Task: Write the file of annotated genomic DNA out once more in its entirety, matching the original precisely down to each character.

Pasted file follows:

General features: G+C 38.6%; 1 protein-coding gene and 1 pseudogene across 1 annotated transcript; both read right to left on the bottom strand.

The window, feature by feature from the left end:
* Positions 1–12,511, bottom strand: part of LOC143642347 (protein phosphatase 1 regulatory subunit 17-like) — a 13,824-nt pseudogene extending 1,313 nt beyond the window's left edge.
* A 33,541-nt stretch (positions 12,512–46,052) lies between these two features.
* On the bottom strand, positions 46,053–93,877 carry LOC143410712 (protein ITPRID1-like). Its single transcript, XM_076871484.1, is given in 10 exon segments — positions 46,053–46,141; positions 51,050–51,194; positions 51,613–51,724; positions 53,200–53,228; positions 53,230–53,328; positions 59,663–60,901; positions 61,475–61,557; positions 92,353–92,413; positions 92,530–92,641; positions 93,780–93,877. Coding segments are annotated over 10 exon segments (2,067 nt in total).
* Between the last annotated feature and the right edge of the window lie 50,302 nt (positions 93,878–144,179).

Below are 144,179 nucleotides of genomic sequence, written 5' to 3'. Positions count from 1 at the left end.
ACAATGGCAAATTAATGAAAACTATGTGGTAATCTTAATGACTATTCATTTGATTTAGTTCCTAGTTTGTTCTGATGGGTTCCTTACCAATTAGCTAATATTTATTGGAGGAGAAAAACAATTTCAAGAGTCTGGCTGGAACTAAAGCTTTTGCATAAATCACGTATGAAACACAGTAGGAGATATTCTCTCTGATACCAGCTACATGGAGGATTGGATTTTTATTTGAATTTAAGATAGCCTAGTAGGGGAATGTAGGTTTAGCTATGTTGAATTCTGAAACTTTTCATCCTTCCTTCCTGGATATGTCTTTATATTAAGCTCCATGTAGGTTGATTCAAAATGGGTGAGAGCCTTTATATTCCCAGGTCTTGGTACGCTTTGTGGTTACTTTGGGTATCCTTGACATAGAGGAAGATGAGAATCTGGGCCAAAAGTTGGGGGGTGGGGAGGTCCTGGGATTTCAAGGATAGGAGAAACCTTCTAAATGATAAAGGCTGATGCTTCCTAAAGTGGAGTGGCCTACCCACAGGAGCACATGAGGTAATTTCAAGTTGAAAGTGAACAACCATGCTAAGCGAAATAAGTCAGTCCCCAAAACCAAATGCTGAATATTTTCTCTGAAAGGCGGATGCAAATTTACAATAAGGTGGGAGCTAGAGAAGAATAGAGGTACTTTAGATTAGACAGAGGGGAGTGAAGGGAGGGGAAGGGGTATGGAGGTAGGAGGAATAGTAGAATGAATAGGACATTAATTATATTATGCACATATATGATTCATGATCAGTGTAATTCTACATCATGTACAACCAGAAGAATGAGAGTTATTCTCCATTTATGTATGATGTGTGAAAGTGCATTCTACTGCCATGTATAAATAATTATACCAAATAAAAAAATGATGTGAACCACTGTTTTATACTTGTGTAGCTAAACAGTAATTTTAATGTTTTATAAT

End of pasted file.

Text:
General features: G+C 38.6%; 1 protein-coding gene and 1 pseudogene across 1 annotated transcript; both read right to left on the bottom strand.

The window, feature by feature from the left end:
* Positions 1–12,511, bottom strand: part of LOC143642347 (protein phosphatase 1 regulatory subunit 17-like) — a 13,824-nt pseudogene extending 1,313 nt beyond the window's left edge.
* A 33,541-nt stretch (positions 12,512–46,052) lies between these two features.
* On the bottom strand, positions 46,053–93,877 carry LOC143410712 (protein ITPRID1-like). Its single transcript, XM_076871484.1, is given in 10 exon segments — positions 46,053–46,141; positions 51,050–51,194; positions 51,613–51,724; positions 53,200–53,228; positions 53,230–53,328; positions 59,663–60,901; positions 61,475–61,557; positions 92,353–92,413; positions 92,530–92,641; positions 93,780–93,877. Coding segments are annotated over 10 exon segments (2,067 nt in total).
* Between the last annotated feature and the right edge of the window lie 50,302 nt (positions 93,878–144,179).

Below are 144,179 nucleotides of genomic sequence, written 5' to 3'. Positions count from 1 at the left end.
ACAATGGCAAATTAATGAAAACTATGTGGTAATCTTAATGACTATTCATTTGATTTAGTTCCTAGTTTGTTCTGATGGGTTCCTTACCAATTAGCTAATATTTATTGGAGGAGAAAAACAATTTCAAGAGTCTGGCTGGAACTAAAGCTTTTGCATAAATCACGTATGAAACACAGTAGGAGATATTCTCTCTGATACCAGCTACATGGAGGATTGGATTTTTATTTGAATTTAAGATAGCCTAGTAGGGGAATGTAGGTTTAGCTATGTTGAATTCTGAAACTTTTCATCCTTCCTTCCTGGATATGTCTTTATATTAAGCTCCATGTAGGTTGATTCAAAATGGGTGAGAGCCTTTATATTCCCAGGTCTTGGTACGCTTTGTGGTTACTTTGGGTATCCTTGACATAGAGGAAGATGAGAATCTGGGCCAAAAGTTGGGGGGTGGGGAGGTCCTGGGATTTCAAGGATAGGAGAAACCTTCTAAATGATAAAGGCTGATGCTTCCTAAAGTGGAGTGGCCTACCCACAGGAGCACATGAGGTAATTTCAAGTTGAAAGTGAACAACCATGCTAAGCGAAATAAGTCAGTCCCCAAAACCAAATGCTGAATATTTTCTCTGAAAGGCGGATGCAAATTTACAATAAGGTGGGAGCTAGAGAAGAATAGAGGTACTTTAGATTAGACAGAGGGGAGTGAAGGGAGGGGAAGGGGTATGGAGGTAGGAGGAATAGTAGAATGAATAGGACATTAATTATATTATGCACATATATGATTCATGATCAGTGTAATTCTACATCATGTACAACCAGAAGAATGAGAGTTATTCTCCATTTATGTATGATGTGTGAAAGTGCATTCTACTGCCATGTATAAATAATTATACCAAATAAAAAAATGATGTGAACCACTGTTTTATACTTGTGTAGCTAAACAGTAATTTTAATGTTTTATAAT